My very first introduction to manga was Rumiko Takahashi's "Maison Ikkoku", well over a decade ago. Matt Wayne at Milestone Media promised me that if I didn't like it, he would pay me back. Instead, as he knew would happen, I fell in love with the book and for a while read anything and everything by Takahashi that I could find.
One thing I discovered over the years is that while Takahashi has a handful of series that have run for huge amounts of time and volumes ("Ranma 1/2", "InuYasha", "Urusei Yatsura"), she also has some titles up her sleeve that had a much shorter and more erratic lifespan. One of those was "One-Pound Gospel", a strange story about a boxer who loves food and is infatuated with a local nun. Sister Angela decides that she's going to use Kosaku's love of her to try and keep his eating under control (to keep him from moving up into more difficult weight-classes). It's a really strange premise, and I'll admit that I was a little bewildered when I read this book way back when.
With Takahashi having returned to "One-Pound Gospel" about a year ago and finally wrapping the story up (not bad when you consider it debuted in 1987), Viz is bringing the four-volume series back into print, and I'm delighted because I'm finding a new appreciation for the book. The book does start a little rockily, with Kosaku declaring his love for Sister Angela and impulsively kissing her on the lips, but Takahashi almost immediately backs away from that level of intensity between the two (which is just as well, since Sister Angela's response was to smack him, so it would have been an even shorter series than it already was) and instead the two develop an interesting sort of gentle-affection rapport that carries them through the book.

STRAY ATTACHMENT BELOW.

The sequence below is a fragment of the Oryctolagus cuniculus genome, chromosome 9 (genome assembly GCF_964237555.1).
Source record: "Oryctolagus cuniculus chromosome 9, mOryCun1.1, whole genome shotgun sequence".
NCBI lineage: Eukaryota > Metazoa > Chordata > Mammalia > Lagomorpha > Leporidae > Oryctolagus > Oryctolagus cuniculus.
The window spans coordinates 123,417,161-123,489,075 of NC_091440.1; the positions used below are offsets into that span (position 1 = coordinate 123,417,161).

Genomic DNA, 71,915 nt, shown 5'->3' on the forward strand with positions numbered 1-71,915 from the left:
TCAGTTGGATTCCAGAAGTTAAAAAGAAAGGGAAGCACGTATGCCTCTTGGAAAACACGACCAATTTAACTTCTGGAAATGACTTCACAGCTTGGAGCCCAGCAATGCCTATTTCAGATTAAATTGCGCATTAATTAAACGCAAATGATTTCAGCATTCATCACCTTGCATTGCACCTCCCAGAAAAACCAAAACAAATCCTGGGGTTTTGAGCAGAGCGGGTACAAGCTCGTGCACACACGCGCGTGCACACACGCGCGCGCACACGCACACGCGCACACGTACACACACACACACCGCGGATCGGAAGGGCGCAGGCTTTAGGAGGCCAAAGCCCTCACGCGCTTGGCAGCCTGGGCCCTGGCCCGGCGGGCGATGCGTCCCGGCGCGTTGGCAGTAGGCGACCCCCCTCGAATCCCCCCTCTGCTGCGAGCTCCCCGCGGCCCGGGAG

Takahashi does her best to keep "One-Pound Gospel" from being just another "fight of the week" story, so each match has its own hook. At first, Kosaku merely needs to get another win. But from there, there's a new and slightly different obstacle in his path, from his accidental vomiting in a match keeping all prospective opponents away, to someone four weight-classes higher challenging Kosaku to a match (even though the difference in weight between the two is muscle, not fat). It's easy to see why Takahashi set the title aside before too long; trying to have "One-Pound Gospel" run for 20+ volumes could have gotten tiresome and old, barring a massive amount of inspiration. Instead, though, it keeps a nice level of sweetness running throughout the book, with delicate art that shouldn't work for a book partially about boxing, but really somehow fits perfectly. Kosaku's perpetual band-aids and scrapes on his face and hands and chest seem cute at first, until you're reminded first-hand just how he's receiving them; it's keeping that balance between the two that in many ways sums up "One-Pound Gospel" with its careful balancing act between different genres.
"One-Pound Gospel" is neither a romance book nor a boxing book, but it combines the best of both of those kinds of stories. Knowing now that we're getting an official conclusion to the series? Well, that makes me all the more excited. (Now if only Takahashi would create another two or three volumes of her "Mermaid Saga" to conclude it, I would be in seventh heaven.) I will warn you, though, that reading "One-Pound Gospel" if you're trying to lose weight can be a little damaging. I've already eaten two snacks just while writing this review, and I don't even want to begin to discuss how much I ate last weekend while re-reading the book. Food, romance, and exercise, now that's my kind of a good time.